Endothelium-independent relaxations to sodium nitroprusside (SNP; an NO donor) were rather enhanced in mesenteric arteries from the three genotypes of NOS−/− mice of both genders compared with WT mice (Fig. 3, A and B), whereas those to NS-1619 (an opener of the large-conductance KCa channels) were preserved (Fig. 3, C and D). Endothelium-independent relaxations to SNP and NS-1619 of the aorta were preserved in all three genotypes of NOS−/− mice of both genders (Fig. 3, E-H).

Immunoreactivity and protein expression of NO synthases

We performed immunostaining for the three NOS isoforms to examine their localization in mesenteric arteries of WT and the three genotypes of NOS−/− mice. In WT mice, the immunoreactivity of eNOS and nNOS, but not that of iNOS, was noted mainly in the endothelium, and in eNOS−/− and n/eNOS−/− mice, the expression of nNOS and iNOS was noted, respectively (Fig. 4 A). In contrast, in n/i/eNOS−/− mice, none of the NOS isoforms were noted, as expected (Fig. 4 A). Furthermore, we performed Western blot analysis to quantify the protein expression of NOS isoforms in the whole mesentery. In WT mice, the expression of both eNOS and nNOS was noted, whereas that of iNOS was minimal (Fig. 4 B). In eNOS−/− mice, the expression of nNOS was again noted, and in n/eNOS−/− mice, the expression of iNOS was significantly up-regulated compared with WT or eNOS−/− mice (Fig. 4 B). In n/i/eNOS−/− mice, none of the NOS isoforms were noted, as expected (Fig. 4 B).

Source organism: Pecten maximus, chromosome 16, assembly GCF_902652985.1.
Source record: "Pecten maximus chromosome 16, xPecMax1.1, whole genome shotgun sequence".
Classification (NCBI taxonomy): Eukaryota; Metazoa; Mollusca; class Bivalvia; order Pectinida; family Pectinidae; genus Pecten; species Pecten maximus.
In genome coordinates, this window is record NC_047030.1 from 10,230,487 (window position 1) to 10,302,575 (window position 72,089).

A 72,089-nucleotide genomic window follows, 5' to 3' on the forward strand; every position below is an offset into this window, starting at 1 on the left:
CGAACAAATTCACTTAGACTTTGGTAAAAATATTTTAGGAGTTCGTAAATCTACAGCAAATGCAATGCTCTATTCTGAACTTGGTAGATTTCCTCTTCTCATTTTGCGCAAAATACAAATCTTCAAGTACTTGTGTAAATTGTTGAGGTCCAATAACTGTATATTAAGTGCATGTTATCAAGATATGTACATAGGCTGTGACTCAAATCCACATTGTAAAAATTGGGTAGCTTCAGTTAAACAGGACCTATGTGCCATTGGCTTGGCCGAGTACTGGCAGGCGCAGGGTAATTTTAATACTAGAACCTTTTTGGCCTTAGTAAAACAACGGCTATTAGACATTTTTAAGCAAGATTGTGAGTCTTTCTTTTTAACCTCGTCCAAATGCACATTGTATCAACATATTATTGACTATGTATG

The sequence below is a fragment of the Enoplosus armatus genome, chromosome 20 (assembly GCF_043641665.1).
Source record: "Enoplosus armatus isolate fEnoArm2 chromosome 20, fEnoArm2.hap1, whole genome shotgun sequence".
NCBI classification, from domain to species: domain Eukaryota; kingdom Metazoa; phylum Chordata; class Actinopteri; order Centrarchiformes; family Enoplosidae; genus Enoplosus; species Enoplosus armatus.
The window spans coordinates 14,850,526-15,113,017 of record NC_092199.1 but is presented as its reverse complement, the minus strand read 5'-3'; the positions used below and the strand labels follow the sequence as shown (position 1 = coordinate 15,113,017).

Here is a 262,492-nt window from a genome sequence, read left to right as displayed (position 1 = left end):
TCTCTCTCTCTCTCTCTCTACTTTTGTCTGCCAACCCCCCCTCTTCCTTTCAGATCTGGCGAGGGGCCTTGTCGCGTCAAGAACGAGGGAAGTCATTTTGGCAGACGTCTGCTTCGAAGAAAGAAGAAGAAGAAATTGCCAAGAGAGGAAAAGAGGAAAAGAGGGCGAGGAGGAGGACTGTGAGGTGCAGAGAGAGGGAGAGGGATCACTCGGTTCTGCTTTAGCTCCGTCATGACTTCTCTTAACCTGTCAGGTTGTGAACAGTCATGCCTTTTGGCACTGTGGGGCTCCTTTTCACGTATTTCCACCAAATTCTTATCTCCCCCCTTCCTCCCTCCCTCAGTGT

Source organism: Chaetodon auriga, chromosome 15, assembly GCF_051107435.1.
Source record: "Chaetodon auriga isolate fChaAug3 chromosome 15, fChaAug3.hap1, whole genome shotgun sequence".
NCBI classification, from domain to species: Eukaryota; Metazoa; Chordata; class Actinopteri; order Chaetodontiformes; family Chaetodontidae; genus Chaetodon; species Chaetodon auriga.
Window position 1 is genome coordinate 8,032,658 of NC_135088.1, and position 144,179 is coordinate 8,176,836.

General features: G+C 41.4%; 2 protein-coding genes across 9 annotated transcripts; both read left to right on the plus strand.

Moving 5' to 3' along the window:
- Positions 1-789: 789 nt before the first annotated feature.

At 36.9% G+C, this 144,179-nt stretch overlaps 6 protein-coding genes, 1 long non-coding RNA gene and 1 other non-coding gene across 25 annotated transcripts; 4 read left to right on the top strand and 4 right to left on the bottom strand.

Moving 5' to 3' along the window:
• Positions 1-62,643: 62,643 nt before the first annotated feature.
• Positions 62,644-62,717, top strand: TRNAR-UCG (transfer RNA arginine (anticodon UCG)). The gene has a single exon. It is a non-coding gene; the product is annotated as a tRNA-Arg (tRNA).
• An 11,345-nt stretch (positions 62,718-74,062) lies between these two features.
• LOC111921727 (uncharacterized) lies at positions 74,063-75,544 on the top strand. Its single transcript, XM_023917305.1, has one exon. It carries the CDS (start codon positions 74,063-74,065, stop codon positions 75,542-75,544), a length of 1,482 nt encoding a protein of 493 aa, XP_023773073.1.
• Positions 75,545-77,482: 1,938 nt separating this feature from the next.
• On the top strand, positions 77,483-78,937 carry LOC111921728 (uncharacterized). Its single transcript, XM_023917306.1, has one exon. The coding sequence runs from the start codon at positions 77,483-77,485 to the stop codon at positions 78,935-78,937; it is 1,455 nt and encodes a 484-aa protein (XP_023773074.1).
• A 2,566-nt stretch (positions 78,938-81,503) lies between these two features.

Activities and protein expressions of scavenging enzymes in mouse mesenteric arteries

In the whole mesenteric tissue, the activities of scavenging enzymes, including Cu,Zn-SOD (Fig. 5 A), catalase (Fig. 5 B), and glutathione peroxidase (GPx; Fig. 5 C), were all significantly enhanced in n/i/eNOS−/− mice compared with WT mice. On the other hand, the protein expression of Cu,Zn-SOD (Fig. 5 D), catalase (Fig. 5 E), and GPx (Fig. 5 F) were all comparable between WT and n/i/eNOS−/− mice.

Effect of antihypertensive treatment on EDHF-mediated relaxations in n/i/eNOS−/− mice

Systolic blood pressure (mmHg) was significantly higher in n/i/eNOS−/− mice (141 ± 3 mmHg) compared with WT mice (105 ± 3 mmHg; n = 6 each; P < 0.0001). Although antihypertensive treatment with oral hydralazine for 1 wk normalized blood pressure in n/i/eNOS−/− mice (102 ± 2 mmHg), the antihypertensive treatment failed to improve EDHF-mediated responses in those mice (Fig. 6, A and B). The antihypertensive treatment with hydralazine increased indomethacin-sensitive endothelium-dependent relaxations, suggesting an up-regulation of vasodilator prostaglandins (Fig. 6 A). Endothelium-independent relaxations in response to SNP and NS-1619 were comparable between n/i/eNOS−/− mice with and those without the antihypertensive treatment with hydralazine (Fig. 6, C and D).